Work That Doesn’t “Work” For Working Families

Regular readers know that headlines like this one over a piece by The Atlantic‘s Molly Ball make me a bit crazy: “The One Number That Will Decide This Year’s Election.” There’s never “one number” that decides any election, unless maybe it was the number of Republican-appointed Supreme Court justices in December 2000. A vote is a vote, and you can double-load statistics all day long to “prove” this or that performance-level in this or that demographic is the only thing that matters. Yes, there are in any given election certain categories of voters unusually susceptible to persuasion or mobilization, and smart parties and candidates place emphasis there. But tunnel-vision is generally a bad idea.

Now that I’ve ranted a bit, I’ll note that the “one number” Ball cites is the performance of Democrats and Republicans among voters earning less than $50,000 a year. It should be pretty obvious without thinking about it too deeply that this is a vast group of people with widely varied characteristics: race, ethnicity, religion, geography, occupation, age, family status, etc. etc. Carrying any group so large will naturally be associated with a successful campaign cycle. But the idea that there’s one way to appeal to this broad swath of the population is questionable.

As it happens, I agree with the campaign emphasis Ball’s muse in this piece–AFL-CIO political director Mike Podhoretzer–is encouraging Democrats to embrace: economic issues affecting low-to-moderate income voters. But the idea that people making under $50,000 a year are going to shift monolithically to the Donkey Party because it announces itself to be “populist” misses the myriad ways in which a winning voter coalition is assembled.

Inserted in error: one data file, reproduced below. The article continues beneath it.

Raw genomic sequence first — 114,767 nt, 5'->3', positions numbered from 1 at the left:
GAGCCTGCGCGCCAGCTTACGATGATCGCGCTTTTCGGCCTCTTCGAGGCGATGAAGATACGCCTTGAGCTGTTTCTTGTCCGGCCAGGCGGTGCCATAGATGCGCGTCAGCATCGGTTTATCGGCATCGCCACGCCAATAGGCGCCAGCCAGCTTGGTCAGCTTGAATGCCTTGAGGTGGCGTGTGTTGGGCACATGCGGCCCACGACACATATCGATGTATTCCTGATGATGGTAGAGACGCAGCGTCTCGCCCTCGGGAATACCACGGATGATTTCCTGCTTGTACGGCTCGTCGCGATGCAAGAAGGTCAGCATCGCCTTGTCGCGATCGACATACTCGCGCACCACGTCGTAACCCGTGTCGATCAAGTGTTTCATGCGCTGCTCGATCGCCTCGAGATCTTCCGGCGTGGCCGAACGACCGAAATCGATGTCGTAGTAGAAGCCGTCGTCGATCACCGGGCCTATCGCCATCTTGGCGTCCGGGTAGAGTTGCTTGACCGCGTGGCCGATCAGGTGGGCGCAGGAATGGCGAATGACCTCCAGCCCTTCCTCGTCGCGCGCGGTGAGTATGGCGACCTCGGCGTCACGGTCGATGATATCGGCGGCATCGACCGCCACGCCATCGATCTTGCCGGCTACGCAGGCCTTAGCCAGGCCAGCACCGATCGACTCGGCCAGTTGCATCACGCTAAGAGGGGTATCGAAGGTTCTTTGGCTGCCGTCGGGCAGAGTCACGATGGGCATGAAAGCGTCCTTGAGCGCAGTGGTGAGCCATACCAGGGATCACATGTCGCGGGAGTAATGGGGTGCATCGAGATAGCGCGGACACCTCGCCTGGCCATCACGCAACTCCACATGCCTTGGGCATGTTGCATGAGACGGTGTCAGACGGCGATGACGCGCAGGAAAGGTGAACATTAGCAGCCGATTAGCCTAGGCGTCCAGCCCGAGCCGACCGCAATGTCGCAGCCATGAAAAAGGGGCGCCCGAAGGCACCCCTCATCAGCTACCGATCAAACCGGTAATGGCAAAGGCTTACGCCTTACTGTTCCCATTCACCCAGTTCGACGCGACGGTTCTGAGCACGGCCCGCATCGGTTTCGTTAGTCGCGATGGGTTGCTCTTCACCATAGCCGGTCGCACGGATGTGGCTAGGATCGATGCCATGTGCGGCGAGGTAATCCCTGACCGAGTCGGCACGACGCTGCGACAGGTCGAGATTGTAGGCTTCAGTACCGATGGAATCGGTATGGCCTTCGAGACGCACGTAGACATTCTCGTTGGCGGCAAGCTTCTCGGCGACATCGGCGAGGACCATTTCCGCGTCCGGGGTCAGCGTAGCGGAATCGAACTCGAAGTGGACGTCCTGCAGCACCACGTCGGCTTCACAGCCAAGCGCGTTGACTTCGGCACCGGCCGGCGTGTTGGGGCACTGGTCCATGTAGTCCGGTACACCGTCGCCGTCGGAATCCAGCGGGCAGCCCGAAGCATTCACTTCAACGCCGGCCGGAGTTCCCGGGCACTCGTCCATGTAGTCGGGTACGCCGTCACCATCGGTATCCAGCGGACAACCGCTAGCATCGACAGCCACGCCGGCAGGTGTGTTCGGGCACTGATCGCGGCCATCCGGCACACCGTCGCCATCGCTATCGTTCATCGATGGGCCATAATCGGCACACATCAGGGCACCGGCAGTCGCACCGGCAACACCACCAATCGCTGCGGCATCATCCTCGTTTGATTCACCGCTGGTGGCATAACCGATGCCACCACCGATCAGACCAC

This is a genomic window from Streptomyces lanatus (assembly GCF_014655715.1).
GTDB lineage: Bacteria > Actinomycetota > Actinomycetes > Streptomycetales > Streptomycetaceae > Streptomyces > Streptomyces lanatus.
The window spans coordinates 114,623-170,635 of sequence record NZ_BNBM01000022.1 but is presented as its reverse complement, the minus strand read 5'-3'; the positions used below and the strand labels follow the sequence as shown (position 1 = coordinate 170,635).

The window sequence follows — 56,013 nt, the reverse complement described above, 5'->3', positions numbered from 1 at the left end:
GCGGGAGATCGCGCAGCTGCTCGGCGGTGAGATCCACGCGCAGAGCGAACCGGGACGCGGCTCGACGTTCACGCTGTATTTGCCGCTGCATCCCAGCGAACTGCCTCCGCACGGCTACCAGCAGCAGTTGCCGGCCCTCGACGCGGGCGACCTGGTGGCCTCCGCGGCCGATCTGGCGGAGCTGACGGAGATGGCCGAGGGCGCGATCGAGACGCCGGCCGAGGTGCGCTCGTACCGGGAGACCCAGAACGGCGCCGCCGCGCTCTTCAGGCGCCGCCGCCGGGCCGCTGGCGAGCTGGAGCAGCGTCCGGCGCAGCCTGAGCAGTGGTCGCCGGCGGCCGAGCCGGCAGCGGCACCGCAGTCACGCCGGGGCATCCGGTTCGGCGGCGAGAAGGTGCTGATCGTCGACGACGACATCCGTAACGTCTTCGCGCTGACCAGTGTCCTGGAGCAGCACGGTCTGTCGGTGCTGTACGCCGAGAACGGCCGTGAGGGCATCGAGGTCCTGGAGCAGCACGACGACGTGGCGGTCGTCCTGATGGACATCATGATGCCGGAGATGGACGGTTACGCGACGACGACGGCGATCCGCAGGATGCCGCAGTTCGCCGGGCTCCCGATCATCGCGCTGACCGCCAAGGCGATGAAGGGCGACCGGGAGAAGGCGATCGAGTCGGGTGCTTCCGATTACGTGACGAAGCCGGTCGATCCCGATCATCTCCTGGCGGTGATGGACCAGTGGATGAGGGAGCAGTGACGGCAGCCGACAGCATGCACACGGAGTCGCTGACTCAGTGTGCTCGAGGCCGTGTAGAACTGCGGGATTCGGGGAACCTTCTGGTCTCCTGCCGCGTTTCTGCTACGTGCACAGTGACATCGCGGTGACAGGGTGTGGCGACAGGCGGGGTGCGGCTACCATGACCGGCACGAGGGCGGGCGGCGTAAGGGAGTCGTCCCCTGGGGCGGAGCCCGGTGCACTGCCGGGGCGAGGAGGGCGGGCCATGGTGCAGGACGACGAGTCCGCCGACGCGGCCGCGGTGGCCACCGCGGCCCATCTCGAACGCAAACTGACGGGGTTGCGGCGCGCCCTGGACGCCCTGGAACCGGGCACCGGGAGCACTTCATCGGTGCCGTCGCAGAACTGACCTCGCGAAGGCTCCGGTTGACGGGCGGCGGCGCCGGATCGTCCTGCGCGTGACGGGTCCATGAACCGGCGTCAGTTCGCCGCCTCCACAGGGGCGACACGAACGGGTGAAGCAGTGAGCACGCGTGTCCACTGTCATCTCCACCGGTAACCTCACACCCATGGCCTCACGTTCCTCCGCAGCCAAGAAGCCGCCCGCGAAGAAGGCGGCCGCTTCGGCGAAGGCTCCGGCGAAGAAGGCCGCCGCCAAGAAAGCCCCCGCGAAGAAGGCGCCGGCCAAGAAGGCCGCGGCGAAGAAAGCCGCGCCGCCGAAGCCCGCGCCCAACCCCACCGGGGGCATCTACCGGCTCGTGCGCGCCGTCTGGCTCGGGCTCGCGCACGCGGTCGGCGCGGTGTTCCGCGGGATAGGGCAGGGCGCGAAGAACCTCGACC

Some of you may remember when Dick Gephardt headed up the House Democratic Caucus and perpetually announced campaign “messages” that were sometimes parodied as “work that works for working families.” It never “worked” all that well; nor will any other simplistic message that ignores or discounts the many issues on which progressive governance can have a positive impact.

Support Nonprofit Journalism

If you enjoyed this article, consider making a donation to help us produce more like it. The Washington Monthly was founded in 1969 to tell the stories of how government really works—and how to make it work better. Fifty years later, the need for incisive analysis and new, progressive policy ideas is clearer than ever. As a nonprofit, we rely on support from readers like you.

Yes, I’ll make a donation

Ed Kilgore

Ed Kilgore, a Monthly contributing editor, is a columnist for the Daily Intelligencer, New York magazine’s politics blog, and the managing editor for the Democratic Strategist.